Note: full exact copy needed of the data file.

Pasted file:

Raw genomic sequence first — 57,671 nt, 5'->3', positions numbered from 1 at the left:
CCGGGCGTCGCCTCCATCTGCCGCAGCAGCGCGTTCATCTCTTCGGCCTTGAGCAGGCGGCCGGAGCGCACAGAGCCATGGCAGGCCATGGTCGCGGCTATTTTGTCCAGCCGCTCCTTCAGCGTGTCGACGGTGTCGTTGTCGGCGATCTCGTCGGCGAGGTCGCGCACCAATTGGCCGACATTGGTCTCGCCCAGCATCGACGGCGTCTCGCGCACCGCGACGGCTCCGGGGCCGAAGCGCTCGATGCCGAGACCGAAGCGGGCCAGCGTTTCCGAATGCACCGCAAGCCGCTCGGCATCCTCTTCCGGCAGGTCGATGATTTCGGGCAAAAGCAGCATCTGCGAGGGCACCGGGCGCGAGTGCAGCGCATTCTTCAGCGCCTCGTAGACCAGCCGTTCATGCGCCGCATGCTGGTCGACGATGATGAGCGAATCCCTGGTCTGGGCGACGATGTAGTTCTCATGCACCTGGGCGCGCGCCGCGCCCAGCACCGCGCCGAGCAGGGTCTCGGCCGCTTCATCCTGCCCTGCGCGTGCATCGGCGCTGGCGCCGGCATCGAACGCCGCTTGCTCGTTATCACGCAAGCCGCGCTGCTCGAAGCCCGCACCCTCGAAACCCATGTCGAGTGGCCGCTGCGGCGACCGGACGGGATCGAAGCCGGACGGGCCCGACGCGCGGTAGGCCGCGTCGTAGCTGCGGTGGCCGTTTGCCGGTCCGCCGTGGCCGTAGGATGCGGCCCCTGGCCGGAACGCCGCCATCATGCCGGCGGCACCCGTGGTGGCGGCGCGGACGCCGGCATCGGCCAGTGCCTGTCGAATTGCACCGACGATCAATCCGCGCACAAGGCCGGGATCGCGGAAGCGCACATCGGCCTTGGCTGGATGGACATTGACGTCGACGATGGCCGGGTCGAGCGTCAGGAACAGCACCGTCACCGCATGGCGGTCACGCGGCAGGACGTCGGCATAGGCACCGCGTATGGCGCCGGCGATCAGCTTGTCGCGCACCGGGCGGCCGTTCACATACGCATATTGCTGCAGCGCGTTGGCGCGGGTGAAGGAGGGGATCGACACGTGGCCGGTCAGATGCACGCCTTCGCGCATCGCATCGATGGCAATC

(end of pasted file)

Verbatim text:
Raw genomic sequence first — 57,671 nt, 5'->3', positions numbered from 1 at the left:
CCGGGCGTCGCCTCCATCTGCCGCAGCAGCGCGTTCATCTCTTCGGCCTTGAGCAGGCGGCCGGAGCGCACAGAGCCATGGCAGGCCATGGTCGCGGCTATTTTGTCCAGCCGCTCCTTCAGCGTGTCGACGGTGTCGTTGTCGGCGATCTCGTCGGCGAGGTCGCGCACCAATTGGCCGACATTGGTCTCGCCCAGCATCGACGGCGTCTCGCGCACCGCGACGGCTCCGGGGCCGAAGCGCTCGATGCCGAGACCGAAGCGGGCCAGCGTTTCCGAATGCACCGCAAGCCGCTCGGCATCCTCTTCCGGCAGGTCGATGATTTCGGGCAAAAGCAGCATCTGCGAGGGCACCGGGCGCGAGTGCAGCGCATTCTTCAGCGCCTCGTAGACCAGCCGTTCATGCGCCGCATGCTGGTCGACGATGATGAGCGAATCCCTGGTCTGGGCGACGATGTAGTTCTCATGCACCTGGGCGCGCGCCGCGCCCAGCACCGCGCCGAGCAGGGTCTCGGCCGCTTCATCCTGCCCTGCGCGTGCATCGGCGCTGGCGCCGGCATCGAACGCCGCTTGCTCGTTATCACGCAAGCCGCGCTGCTCGAAGCCCGCACCCTCGAAACCCATGTCGAGTGGCCGCTGCGGCGACCGGACGGGATCGAAGCCGGACGGGCCCGACGCGCGGTAGGCCGCGTCGTAGCTGCGGTGGCCGTTTGCCGGTCCGCCGTGGCCGTAGGATGCGGCCCCTGGCCGGAACGCCGCCATCATGCCGGCGGCACCCGTGGTGGCGGCGCGGACGCCGGCATCGGCCAGTGCCTGTCGAATTGCACCGACGATCAATCCGCGCACAAGGCCGGGATCGCGGAAGCGCACATCGGCCTTGGCTGGATGGACATTGACGTCGACGATGGCCGGGTCGAGCGTCAGGAACAGCACCGTCACCGCATGGCGGTCACGCGGCAGGACGTCGGCATAGGCACCGCGTATGGCGCCGGCGATCAGCTTGTCGCGCACCGGGCGGCCGTTCACATACGCATATTGCTGCAGCGCGTTGGCGCGGGTGAAGGAGGGGATCGACACGTGGCCGGTCAGATGCACGCCTTCGCGCATCGCATCGATGGCAATC